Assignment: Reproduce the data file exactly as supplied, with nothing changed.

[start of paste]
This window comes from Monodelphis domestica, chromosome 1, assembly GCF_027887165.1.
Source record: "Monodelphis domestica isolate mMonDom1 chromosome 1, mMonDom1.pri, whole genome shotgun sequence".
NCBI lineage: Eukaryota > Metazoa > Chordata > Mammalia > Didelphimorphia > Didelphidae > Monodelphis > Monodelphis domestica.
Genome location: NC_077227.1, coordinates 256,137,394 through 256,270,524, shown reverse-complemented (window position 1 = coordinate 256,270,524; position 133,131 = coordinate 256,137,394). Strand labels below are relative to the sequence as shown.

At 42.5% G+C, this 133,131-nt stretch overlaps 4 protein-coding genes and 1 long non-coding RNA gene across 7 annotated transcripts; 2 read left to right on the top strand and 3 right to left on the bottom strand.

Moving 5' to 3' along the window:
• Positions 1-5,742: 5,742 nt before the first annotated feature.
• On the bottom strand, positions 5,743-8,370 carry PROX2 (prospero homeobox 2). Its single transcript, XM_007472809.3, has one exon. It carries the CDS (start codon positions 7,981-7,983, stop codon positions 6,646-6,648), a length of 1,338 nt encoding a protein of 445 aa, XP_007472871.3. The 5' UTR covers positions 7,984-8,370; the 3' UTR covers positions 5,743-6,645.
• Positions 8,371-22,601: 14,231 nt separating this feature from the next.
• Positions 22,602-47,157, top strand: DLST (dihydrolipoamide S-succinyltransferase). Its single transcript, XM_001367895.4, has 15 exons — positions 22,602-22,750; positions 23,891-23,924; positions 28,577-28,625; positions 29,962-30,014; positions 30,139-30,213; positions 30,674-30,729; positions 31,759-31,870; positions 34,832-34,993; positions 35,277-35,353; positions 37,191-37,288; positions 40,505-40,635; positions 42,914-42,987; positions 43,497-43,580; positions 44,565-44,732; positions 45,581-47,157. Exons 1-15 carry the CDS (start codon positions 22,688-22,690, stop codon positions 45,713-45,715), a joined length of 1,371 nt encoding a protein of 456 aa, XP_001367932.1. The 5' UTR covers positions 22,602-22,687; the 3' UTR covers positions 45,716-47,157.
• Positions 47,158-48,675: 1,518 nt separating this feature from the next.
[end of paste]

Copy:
This window comes from Monodelphis domestica, chromosome 1, assembly GCF_027887165.1.
Source record: "Monodelphis domestica isolate mMonDom1 chromosome 1, mMonDom1.pri, whole genome shotgun sequence".
NCBI lineage: Eukaryota > Metazoa > Chordata > Mammalia > Didelphimorphia > Didelphidae > Monodelphis > Monodelphis domestica.
Genome location: NC_077227.1, coordinates 256,137,394 through 256,270,524, shown reverse-complemented (window position 1 = coordinate 256,270,524; position 133,131 = coordinate 256,137,394). Strand labels below are relative to the sequence as shown.

At 42.5% G+C, this 133,131-nt stretch overlaps 4 protein-coding genes and 1 long non-coding RNA gene across 7 annotated transcripts; 2 read left to right on the top strand and 3 right to left on the bottom strand.

Moving 5' to 3' along the window:
• Positions 1-5,742: 5,742 nt before the first annotated feature.
• On the bottom strand, positions 5,743-8,370 carry PROX2 (prospero homeobox 2). Its single transcript, XM_007472809.3, has one exon. It carries the CDS (start codon positions 7,981-7,983, stop codon positions 6,646-6,648), a length of 1,338 nt encoding a protein of 445 aa, XP_007472871.3. The 5' UTR covers positions 7,984-8,370; the 3' UTR covers positions 5,743-6,645.
• Positions 8,371-22,601: 14,231 nt separating this feature from the next.
• Positions 22,602-47,157, top strand: DLST (dihydrolipoamide S-succinyltransferase). Its single transcript, XM_001367895.4, has 15 exons — positions 22,602-22,750; positions 23,891-23,924; positions 28,577-28,625; positions 29,962-30,014; positions 30,139-30,213; positions 30,674-30,729; positions 31,759-31,870; positions 34,832-34,993; positions 35,277-35,353; positions 37,191-37,288; positions 40,505-40,635; positions 42,914-42,987; positions 43,497-43,580; positions 44,565-44,732; positions 45,581-47,157. Exons 1-15 carry the CDS (start codon positions 22,688-22,690, stop codon positions 45,713-45,715), a joined length of 1,371 nt encoding a protein of 456 aa, XP_001367932.1. The 5' UTR covers positions 22,602-22,687; the 3' UTR covers positions 45,716-47,157.
• Positions 47,158-48,675: 1,518 nt separating this feature from the next.